BMW 2 Series Active Tourer
Generations Timeline, Specs and Pictures
The small-segment minivan, BMW 2 Series Active Tourer, offered a roomier interior for families while keeping the manufacturer’s premium feeling.
With a front fascia that revealed a broad and tall grille, the 2 Series Active Tourer tried on convincing customers that it was a bigger car. Yet, its 4.4 m (173”) length didn’t confirm that. At least, viewed in the rearview mirror, it could impress a bit. Its raked windshield and long greenhouse related to the overall vehicle’s length created somehow an SUV stance, or at least of a crossover. Viewed from its sides, it looked like someone took a 2 Series hatchback and pulled the roof upwards, lengthening the side pillars and the door panels.
Inside, the carmaker installed a dashboard with clean lines, in a minimalist design concept. BMW installed a digital instrument cluster instead of the older analog ones from its predecessor. It continued the display with an additional one that sat atop the center stack, with a touch-screen unit for the infotainment system. On the center console, extended under the dashboard, the carmaker placed a storage area with a wireless charger for mobile phones. The designers relocated the gearbox controls on the center armrest. Since the vehicle was designed for families, the carmaker created ample legroom for all five seats thanks to their raised mounting position.
BMW selected a wide engine choice for the drivetrain, either gasoline, turbodiesel, or hybrid, with plug-in hybrid versions from 2022. The 2 Series Active Tourer was the first from its stables that came fitted as standard with a seven-speed automatic (dual-clutch) gearbox on the entire range. There was no manual option for it.
The first generation of the 2-Series Active Tourer was introduced at the Geneva Motor Show in 2014.
It was a shock for all the BMW fans: it was a front-wheel-drive vehicle.
The BMW always featured a rear or an all-wheel-drive traction system. To install a front-wheel-drive one in a BMW was something that its fans couldn’t cope with. But the sales figures for the 2-Series Active Tourer were high. In 2018, the small BMW MPV received a facelift.
Despite its compact size, the 2-Series Active Tourer offered enough room for five adults inside. Since it used the same platform as a Mini, with a transverse engine, the designers had more room for the cabin. With its raised greenhouse and the abrupt end, it looked like an inflated hatchback. The facelift brought a new front fascia, with a larger and taller grille design, and new headlights.
Inside, the center stack was tilted toward the driver, emphasizing its role. There were new materials used for the interior and a new BMW M-Performance package. The longer seat cushions made the vehicle more comfortable on long journeys. The customers could choose from different trim levels, including Luxury Line, Sport Line, and M Sport packages.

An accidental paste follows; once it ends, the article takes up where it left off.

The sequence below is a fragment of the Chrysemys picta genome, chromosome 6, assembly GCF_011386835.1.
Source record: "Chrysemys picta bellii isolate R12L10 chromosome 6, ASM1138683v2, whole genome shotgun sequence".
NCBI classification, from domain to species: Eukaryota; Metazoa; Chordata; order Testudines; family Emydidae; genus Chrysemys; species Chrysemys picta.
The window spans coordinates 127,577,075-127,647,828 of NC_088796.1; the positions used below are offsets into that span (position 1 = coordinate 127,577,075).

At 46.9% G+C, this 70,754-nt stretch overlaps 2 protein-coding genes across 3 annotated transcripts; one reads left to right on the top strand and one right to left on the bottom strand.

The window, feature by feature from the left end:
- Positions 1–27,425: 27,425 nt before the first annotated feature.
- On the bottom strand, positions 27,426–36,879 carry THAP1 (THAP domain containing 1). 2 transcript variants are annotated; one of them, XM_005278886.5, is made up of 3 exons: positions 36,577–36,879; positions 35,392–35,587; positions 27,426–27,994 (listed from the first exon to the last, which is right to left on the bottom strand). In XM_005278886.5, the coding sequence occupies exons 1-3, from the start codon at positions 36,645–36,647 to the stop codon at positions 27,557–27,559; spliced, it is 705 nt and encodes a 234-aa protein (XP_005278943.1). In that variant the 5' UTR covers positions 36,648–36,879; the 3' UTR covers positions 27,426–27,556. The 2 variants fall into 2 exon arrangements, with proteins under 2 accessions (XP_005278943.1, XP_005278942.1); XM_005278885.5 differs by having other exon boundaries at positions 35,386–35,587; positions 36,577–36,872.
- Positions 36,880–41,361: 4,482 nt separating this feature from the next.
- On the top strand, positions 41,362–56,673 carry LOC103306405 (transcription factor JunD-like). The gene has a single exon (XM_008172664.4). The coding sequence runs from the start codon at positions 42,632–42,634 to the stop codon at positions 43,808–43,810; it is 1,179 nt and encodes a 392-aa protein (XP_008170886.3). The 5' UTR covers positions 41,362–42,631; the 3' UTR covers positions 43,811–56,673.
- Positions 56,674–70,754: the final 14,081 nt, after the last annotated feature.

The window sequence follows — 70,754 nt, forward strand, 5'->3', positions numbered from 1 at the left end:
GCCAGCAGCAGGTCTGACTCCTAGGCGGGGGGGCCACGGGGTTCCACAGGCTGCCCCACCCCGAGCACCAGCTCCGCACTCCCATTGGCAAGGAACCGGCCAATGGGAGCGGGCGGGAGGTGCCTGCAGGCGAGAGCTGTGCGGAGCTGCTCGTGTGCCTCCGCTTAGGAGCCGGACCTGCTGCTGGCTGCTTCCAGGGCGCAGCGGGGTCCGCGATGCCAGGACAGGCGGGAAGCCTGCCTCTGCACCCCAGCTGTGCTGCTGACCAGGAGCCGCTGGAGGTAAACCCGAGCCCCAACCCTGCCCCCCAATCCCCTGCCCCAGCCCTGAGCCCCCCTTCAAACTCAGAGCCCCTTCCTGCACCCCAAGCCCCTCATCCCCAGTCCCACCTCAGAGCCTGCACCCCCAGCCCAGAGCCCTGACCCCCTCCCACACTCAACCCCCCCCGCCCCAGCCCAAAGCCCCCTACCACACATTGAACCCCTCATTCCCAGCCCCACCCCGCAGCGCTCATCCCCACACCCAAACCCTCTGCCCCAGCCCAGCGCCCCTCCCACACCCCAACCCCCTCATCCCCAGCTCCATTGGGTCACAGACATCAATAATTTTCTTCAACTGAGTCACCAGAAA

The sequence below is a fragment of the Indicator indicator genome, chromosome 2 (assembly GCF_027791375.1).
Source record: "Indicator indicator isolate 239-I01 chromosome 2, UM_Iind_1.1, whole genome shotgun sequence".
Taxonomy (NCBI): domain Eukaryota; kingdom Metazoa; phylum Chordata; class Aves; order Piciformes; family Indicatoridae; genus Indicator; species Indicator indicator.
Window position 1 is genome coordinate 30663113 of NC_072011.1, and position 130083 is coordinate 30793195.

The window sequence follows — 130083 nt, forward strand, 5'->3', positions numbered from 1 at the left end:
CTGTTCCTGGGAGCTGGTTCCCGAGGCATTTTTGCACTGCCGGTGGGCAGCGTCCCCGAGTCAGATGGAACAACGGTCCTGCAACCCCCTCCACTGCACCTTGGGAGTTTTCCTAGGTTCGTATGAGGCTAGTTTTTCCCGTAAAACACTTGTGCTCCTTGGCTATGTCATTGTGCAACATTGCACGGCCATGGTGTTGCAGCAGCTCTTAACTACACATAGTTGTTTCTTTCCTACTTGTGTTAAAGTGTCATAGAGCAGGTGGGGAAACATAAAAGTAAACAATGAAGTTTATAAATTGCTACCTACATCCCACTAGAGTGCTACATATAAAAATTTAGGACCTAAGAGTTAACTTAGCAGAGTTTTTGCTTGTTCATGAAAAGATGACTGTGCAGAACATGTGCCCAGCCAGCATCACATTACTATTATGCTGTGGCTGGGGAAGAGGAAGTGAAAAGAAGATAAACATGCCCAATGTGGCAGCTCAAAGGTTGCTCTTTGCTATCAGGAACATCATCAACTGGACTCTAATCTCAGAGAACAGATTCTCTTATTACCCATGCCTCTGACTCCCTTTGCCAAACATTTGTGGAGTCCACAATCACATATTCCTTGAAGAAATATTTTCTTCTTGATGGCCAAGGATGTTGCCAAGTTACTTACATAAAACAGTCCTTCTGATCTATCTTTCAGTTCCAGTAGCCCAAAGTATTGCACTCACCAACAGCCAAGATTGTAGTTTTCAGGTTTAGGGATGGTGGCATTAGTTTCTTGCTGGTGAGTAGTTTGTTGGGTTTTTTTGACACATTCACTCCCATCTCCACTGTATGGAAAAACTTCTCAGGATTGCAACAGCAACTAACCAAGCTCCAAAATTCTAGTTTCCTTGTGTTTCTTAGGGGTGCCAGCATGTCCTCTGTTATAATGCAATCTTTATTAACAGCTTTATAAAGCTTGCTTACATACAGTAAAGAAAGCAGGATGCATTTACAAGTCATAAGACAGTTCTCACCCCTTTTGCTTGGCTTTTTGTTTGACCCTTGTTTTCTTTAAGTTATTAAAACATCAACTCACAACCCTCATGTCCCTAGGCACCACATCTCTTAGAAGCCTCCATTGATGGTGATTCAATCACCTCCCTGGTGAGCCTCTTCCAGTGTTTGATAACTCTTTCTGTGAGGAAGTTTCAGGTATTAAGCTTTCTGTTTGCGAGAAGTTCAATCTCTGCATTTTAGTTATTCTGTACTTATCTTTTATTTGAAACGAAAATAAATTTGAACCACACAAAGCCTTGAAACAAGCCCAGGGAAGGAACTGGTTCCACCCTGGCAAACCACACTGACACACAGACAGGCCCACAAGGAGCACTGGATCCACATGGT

For the powertrain, the facelift received a wide choice of three- and four-cylinder units, plus a plug-in hybrid. The 2-Series Active Tourer was available with a choice of a manual or automatic transmission, including a new, 7-speed dual-clutch one.
The 2 Series Active Tourer is the first front-wheel-drive car BMW ever made, sparking a lot of controversy in the automotive world.
For the BMW fans, if someone told them that a front-wheel-drive MPV will actually be a car manufactured by BMW in 2014, they would’ve probably said it is a joke.
The concept of a family car is very well developed in Germany, and maybe it was the perfect timing for BMW to produce a car that excellently combines an MPV with their already known skittish vehicles.
Overall, it was not the usual MPV you would’ve expected. Yes, it had 7 seats, and yes, the driving position was high, but would you expect a 231 hp on 2.0-liter petrol engine?
We guess not. But at the same time, for someone who appreciates the way a BMW rolls and needs more room, the BMW 2 Series sounds like a perfect match.
With an unusual design for the Bavarian company and practicality dictating the way it eventually turned out, the Active Tourer also brought forward a new generation of modular engines with displacements as small as 1.5-liters. The interior was done focusing on versatility and includes sliding back seats that are also foldable 40:20:40, plenty of storage spaces and the first refreshed center console in quite a few years.
At launch, all engines were compliant with the latest CO2 emissions in Europe (the EU6 standard) and came connected to either new 6-speed automatic or manual gearboxes or a more common 8-speed ZF auto unit. The official world debut took place at the Geneva Motor Show in 2014.